One of the most critical questions we will ask you in any Philadelphia car accident case is whether you elected the limited tort or full tort option when you purchased car insurance.
Your tort election can potentially have a serious impact on your ability to file a lawsuit and recover for pain and suffering you have experienced after your car crash.
Our experienced personal injury attorneys in Philadelphia can help you determine whether you are subject to limited tort or full tort after your auto accident, and explain in more detail the potential consequences of that determination, in addition to determining whether any of the statutory exceptions discussed below apply in your case.
What does it mean if I am Limited Tort?
Being subject to the limited tort threshold in Pennsylvania means that you cannot recover for pain and suffering and other non-economic damages resulting from your car accident unless you meet the definition of “serious injury.”.
This can happen either because you:
- elected the limited tort option when you purchased your insurance policy, or
- don’t own a vehicle but live with a relative who elected limited tort.
What are Noneconomic Damages?
Noneconomic damages consist of things like:
- pain and suffering,
- embarrassment and humiliation,
- loss of life’s pleasures and loss of consortium.
Noneconomic damages do not include property damage, medical bills, wage loss, future medical expenses and any other out-of-pocket expense you may incur following your car accident. These expenses are always recoverable, regardless of whether you are limited tort or full tort.
What Constitutes a Serious Injury?
The law in Pennsylvania defines a “serious injury” as a personal injury resulting in death, serious impairment of a bodily function or permanent serious disfigurement.
The law does not provide any further guidance regarding what a “serious impairment of a bodily function” means, but Pennsylvania Courts have decided hundreds of cases over the years that do help clarify. There is no bright-line rule for determining whether an injury is a serious injury.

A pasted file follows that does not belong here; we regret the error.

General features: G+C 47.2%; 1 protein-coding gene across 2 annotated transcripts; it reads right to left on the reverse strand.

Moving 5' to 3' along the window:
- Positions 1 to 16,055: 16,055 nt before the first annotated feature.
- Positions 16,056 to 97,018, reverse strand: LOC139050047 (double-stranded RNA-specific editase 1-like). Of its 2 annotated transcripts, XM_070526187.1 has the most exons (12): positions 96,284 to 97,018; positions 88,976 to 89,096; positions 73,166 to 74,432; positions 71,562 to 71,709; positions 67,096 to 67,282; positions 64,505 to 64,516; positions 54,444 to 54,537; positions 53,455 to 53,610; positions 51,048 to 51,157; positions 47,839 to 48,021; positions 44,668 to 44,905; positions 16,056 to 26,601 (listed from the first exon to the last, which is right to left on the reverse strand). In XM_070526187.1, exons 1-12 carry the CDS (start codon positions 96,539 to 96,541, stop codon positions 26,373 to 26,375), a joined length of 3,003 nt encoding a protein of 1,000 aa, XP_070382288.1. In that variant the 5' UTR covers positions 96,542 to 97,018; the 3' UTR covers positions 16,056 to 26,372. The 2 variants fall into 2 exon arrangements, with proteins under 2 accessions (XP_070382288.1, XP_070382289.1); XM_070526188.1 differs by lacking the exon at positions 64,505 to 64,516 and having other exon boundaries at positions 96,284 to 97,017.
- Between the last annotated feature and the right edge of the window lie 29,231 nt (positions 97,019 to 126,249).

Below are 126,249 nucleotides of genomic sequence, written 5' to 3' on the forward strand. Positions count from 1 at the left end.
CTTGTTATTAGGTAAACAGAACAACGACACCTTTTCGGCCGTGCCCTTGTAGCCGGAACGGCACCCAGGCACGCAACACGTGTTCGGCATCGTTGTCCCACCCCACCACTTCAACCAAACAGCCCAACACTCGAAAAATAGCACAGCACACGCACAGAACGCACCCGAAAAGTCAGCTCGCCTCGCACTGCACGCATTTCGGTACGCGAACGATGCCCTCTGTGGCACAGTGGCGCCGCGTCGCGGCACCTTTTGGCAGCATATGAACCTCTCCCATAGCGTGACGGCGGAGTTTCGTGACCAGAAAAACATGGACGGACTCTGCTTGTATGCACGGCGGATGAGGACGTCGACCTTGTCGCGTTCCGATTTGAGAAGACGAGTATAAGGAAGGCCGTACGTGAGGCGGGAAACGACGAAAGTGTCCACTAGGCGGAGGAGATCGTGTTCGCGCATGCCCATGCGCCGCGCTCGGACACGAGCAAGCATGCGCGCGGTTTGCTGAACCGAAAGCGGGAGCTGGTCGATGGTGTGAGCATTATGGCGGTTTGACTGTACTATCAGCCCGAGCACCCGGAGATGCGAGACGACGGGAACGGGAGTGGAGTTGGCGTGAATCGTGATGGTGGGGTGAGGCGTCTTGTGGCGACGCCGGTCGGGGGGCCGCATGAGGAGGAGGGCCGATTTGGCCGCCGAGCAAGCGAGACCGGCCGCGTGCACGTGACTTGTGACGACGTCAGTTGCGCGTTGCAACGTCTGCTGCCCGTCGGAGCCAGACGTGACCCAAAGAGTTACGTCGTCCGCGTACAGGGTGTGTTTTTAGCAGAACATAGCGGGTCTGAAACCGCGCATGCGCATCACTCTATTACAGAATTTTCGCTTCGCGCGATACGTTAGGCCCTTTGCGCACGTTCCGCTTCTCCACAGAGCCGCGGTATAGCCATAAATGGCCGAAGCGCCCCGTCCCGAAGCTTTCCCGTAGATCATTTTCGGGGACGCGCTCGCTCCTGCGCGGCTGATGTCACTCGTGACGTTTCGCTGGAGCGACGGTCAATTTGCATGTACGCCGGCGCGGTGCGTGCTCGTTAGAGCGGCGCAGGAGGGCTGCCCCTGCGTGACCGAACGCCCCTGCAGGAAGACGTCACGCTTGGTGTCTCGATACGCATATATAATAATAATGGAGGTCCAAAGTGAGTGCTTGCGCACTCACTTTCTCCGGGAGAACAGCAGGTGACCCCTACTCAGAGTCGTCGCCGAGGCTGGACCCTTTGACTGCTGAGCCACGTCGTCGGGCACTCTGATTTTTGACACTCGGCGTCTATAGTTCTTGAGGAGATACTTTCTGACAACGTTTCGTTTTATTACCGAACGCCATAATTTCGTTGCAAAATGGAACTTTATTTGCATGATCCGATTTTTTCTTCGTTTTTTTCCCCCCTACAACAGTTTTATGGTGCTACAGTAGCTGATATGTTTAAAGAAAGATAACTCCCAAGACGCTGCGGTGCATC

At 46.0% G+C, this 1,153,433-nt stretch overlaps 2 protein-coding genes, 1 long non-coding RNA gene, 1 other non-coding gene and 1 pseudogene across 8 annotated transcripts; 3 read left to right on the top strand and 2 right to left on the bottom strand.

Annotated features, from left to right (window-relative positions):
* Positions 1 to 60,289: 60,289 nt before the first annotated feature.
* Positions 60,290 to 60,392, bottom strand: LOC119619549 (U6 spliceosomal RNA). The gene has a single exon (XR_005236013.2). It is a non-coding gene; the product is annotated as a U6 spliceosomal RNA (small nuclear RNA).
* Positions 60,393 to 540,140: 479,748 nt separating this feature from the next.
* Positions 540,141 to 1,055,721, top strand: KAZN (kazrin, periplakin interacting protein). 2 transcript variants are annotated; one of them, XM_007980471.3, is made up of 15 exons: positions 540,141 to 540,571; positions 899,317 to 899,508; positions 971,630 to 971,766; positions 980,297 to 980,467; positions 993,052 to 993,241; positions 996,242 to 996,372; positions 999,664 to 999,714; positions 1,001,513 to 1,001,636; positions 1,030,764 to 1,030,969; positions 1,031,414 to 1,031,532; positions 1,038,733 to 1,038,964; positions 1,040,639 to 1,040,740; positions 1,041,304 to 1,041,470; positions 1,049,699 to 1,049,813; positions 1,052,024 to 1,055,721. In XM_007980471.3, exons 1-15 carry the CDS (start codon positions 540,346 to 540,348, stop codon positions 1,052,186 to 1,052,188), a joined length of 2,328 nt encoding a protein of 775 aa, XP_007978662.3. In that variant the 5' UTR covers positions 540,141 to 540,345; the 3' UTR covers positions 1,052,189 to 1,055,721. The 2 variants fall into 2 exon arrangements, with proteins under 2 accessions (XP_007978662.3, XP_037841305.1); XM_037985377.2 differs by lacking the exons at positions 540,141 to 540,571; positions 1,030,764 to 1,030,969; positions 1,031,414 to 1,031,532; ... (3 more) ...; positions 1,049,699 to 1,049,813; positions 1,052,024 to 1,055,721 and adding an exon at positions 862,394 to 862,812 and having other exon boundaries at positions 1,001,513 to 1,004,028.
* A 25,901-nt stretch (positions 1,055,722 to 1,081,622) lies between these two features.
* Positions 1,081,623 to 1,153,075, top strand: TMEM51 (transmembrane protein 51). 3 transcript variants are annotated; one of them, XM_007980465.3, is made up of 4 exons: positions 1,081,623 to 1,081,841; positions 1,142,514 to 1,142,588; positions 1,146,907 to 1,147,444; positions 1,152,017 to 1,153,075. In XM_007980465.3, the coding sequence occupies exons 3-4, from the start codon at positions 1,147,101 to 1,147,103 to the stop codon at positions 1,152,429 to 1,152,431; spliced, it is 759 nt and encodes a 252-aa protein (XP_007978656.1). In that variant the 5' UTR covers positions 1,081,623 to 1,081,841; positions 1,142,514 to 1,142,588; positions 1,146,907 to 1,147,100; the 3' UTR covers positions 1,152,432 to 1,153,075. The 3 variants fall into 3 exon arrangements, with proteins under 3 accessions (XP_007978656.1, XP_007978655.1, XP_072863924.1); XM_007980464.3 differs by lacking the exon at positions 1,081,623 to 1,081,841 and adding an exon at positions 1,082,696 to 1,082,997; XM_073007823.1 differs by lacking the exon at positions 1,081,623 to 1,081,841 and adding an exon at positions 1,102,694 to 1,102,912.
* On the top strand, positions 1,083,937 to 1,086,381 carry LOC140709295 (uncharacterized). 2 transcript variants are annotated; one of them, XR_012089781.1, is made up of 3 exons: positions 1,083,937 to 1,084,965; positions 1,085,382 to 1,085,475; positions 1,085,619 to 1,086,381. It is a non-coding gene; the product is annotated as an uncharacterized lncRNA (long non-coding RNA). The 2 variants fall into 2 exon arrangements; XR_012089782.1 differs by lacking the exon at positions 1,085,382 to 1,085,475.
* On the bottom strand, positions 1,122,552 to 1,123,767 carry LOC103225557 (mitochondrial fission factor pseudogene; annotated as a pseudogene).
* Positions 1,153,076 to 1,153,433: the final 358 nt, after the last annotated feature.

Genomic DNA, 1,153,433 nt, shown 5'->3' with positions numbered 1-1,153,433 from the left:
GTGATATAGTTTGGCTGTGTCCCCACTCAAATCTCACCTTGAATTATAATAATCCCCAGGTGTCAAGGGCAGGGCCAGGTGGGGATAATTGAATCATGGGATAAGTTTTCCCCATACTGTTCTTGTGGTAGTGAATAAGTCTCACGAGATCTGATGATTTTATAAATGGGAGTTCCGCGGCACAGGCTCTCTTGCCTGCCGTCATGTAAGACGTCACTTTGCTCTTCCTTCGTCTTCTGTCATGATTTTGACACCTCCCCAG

For instance, there is no case that says if you suffer from a herniated disc in your low back following your car accident you have a serious injury and can sue for pain and suffering. Rather, the courts have stated that the inquiry should be performed on a case by case basis, focusing on the following:
- What, if any body function was impaired
- The nature and extent of the impairment
- The particular body function impaired
- The length of time the impairment lasted
- The treatment required to correct the impairment
Essentially, the focus is not on the injury itself but on the nature and extent of the impairment resulting from the injury. This should be decided on an individual basis, meaning that what is serious for one person may not be serious for another.
Your injury does not need to be permanent to qualify as a serious injury under the law.
So I Elected The Limited Tort Option – Can I still sue?
Even if you selected the limited tort option or are deemed to be limited tort as discussed below, there may be an exception applicable in your case that will allow you to sue for pain and suffering even if you did not sustain a “serious injury.” The exceptions to limited tort status in Pennsylvania are:
- The car that hit you is registered in another state
- The other driver intentionally caused the accident
- The other driver did not have motor vehicle insurance on his/her vehicle
- The other driver is convicted of drunk driving or accepts ARD